Pope Francis, who has grabbed headlines for befriending a rabbi, sneaking out to help the homeless, and hanging out with kids, is Time’s Person of the Year.
The leader of the Roman Catholic Church edged out nine other finalists, including National Security Agency leaker Edward Snowden and gay marriage advocate Edith Windsor, for the honor.
Obama was Time’s 2012 Person of the Year. But the pope, who the magazine said has changed the tone of the church since succeeding Pope Benedict earlier this year, was selected this year’s POY recipient, given to someone who has the “most impact on our lives, for better or worse.”
“Rarely has a new player on the world stage captured so much attention so quickly — young and old, faithful and cynical — as has Pope Francis,” Time managing editor Nancy Gibbs wrote. “In his nine months in office, he has placed himself at the very center of the central conversations of our time: about wealth and poverty, fairness and justice, transparency, modernity, globalization, the role of women, the nature of marriage, the temptations of power.
“He is embracing complexity and acknowledging the risk that a church obsessed with its own rights and righteousness could inflict more wounds than it heals,” Gibbs continued.
Francis was chosen, she added, “for pulling the papacy out of the palace and into the streets, for committing the world’s largest church to confronting its deepest needs, and for balancing judgment with mercy.”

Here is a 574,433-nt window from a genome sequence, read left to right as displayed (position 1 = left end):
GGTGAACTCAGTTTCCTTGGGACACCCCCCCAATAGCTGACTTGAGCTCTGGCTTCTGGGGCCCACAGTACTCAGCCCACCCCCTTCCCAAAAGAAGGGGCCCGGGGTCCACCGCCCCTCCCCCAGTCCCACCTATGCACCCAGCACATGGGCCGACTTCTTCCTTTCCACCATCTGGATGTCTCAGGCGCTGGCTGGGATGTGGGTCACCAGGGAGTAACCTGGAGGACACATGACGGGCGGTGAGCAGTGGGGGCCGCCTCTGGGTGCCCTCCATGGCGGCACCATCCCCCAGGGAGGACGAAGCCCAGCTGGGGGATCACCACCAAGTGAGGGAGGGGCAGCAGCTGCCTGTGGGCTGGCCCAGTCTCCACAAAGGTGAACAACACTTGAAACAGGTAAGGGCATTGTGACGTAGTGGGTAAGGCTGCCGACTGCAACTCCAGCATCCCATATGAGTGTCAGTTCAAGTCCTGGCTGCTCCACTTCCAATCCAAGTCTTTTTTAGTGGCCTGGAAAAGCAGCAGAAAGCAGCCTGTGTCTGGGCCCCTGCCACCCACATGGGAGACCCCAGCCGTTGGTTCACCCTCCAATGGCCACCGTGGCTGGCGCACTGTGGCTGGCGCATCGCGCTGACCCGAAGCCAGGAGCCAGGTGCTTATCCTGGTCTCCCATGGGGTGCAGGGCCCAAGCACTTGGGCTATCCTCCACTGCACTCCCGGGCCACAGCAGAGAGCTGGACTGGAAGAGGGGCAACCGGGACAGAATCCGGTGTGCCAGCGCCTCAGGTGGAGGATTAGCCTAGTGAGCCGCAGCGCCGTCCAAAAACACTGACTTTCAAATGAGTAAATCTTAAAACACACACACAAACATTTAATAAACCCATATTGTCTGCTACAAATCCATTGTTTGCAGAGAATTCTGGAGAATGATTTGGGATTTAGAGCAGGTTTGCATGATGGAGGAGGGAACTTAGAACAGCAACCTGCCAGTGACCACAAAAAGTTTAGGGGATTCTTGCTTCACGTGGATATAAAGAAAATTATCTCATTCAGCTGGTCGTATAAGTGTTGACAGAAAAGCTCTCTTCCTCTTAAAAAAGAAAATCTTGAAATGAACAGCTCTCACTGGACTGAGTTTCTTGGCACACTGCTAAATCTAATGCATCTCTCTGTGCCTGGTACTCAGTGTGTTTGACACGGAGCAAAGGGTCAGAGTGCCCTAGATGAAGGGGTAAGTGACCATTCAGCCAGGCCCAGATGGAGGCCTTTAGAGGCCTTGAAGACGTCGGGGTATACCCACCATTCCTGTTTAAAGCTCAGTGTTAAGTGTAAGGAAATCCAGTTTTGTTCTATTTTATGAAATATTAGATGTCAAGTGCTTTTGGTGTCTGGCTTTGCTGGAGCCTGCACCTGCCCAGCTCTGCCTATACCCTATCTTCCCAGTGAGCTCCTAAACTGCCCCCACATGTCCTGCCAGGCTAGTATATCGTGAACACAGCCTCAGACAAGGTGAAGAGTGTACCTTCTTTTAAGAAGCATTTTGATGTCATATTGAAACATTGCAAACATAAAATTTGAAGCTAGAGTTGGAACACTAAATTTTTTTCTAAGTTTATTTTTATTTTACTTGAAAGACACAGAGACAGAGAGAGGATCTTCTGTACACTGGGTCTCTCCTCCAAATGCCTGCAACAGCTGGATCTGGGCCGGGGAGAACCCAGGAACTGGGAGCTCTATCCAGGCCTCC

The Vatican issued a statement on Francis’ selection.
“The Holy Father is not looking to become famous or to receive honors,” a Vatican spokesman said. “But if the choice of Person of Year helps spread the message of the gospel — a message of God’s love for everyone — he will certainly be happy about that.”
Francis, who maintains a lively Twitter feed with the @Pontifexhandle, has yet to tweet a response to the news.
For Time, the pope was deemed more worthy than several controversial figures, including Sen. Ted Cruz, the tea party Republican whose anti-Obamacare stand on Capitol Hill led to a partial government shutdown; Syrian President Bashar Assad, who the United States says was behind the deadly chemical attack on the Syrian people; and Snowden, who fled to China and then Russia after blowing the whistle on the NSA’s spying activities.
WikiLeaks, which supported Snowden, called the choice of Francis “cowardly,” noting that its founder, Julian Assange, was snubbed by the magazine in 2010.